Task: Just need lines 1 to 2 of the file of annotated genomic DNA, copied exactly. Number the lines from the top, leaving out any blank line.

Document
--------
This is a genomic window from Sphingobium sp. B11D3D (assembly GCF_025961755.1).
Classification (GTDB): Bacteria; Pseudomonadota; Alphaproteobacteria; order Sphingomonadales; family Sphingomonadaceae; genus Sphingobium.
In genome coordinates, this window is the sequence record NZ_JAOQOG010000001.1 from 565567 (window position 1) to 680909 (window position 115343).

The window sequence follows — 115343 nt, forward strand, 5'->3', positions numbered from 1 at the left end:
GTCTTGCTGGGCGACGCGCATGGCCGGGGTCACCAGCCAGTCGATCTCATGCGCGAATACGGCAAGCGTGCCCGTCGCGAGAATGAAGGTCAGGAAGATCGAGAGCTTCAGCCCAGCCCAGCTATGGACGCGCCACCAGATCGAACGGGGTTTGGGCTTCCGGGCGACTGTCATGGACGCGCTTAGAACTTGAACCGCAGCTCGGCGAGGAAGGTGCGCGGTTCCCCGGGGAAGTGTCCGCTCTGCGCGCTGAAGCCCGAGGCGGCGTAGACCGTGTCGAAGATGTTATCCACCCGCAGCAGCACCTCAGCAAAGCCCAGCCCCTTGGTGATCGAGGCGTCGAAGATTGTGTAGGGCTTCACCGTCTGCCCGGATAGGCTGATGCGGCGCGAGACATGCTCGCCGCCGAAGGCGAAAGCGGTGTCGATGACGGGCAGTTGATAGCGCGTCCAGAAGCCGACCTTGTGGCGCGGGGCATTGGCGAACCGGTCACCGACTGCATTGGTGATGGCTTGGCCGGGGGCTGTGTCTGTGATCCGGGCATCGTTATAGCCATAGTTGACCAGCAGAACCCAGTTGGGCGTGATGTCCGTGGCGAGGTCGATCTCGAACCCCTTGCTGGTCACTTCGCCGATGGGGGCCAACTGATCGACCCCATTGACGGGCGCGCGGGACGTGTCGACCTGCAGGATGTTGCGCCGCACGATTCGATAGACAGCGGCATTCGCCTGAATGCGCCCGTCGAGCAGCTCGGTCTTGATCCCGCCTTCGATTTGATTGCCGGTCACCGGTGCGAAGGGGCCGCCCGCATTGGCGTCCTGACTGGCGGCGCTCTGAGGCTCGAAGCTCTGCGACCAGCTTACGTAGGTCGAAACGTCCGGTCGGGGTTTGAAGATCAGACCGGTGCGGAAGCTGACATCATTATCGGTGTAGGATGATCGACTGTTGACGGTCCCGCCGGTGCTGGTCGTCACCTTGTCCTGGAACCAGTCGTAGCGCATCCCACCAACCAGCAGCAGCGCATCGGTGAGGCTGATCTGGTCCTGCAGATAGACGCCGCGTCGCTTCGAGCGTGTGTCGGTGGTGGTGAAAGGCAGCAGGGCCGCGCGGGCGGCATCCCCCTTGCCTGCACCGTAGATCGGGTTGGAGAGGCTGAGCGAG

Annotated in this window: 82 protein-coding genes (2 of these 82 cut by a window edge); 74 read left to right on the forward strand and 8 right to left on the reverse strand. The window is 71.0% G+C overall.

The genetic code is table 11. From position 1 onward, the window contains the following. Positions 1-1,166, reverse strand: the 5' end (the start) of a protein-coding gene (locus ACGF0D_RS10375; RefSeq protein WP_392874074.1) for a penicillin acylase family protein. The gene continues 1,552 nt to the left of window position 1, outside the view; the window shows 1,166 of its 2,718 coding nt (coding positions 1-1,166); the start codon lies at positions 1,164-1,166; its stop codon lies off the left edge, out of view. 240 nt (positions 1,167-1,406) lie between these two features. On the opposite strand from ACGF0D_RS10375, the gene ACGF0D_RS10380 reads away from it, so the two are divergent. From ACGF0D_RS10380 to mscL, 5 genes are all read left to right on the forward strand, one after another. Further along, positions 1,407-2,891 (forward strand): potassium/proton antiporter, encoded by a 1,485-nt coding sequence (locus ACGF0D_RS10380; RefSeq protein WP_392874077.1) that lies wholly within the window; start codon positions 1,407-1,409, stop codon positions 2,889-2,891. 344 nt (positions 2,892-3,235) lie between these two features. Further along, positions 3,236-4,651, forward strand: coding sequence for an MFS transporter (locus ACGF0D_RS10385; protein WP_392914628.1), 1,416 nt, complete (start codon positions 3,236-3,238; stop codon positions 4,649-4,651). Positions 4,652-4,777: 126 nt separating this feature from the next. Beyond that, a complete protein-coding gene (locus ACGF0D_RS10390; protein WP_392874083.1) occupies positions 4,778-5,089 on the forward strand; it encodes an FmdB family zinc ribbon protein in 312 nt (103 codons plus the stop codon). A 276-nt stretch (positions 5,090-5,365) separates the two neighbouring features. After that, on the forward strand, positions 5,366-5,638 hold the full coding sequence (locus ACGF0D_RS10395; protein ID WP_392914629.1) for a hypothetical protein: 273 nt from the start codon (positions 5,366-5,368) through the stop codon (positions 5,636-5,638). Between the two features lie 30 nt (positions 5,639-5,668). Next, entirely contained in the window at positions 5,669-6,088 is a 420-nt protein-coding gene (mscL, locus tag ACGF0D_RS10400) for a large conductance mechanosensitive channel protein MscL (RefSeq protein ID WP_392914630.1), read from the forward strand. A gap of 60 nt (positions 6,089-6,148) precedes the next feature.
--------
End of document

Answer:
This is a genomic window from Sphingobium sp. B11D3D (assembly GCF_025961755.1).
Classification (GTDB): Bacteria; Pseudomonadota; Alphaproteobacteria; order Sphingomonadales; family Sphingomonadaceae; genus Sphingobium.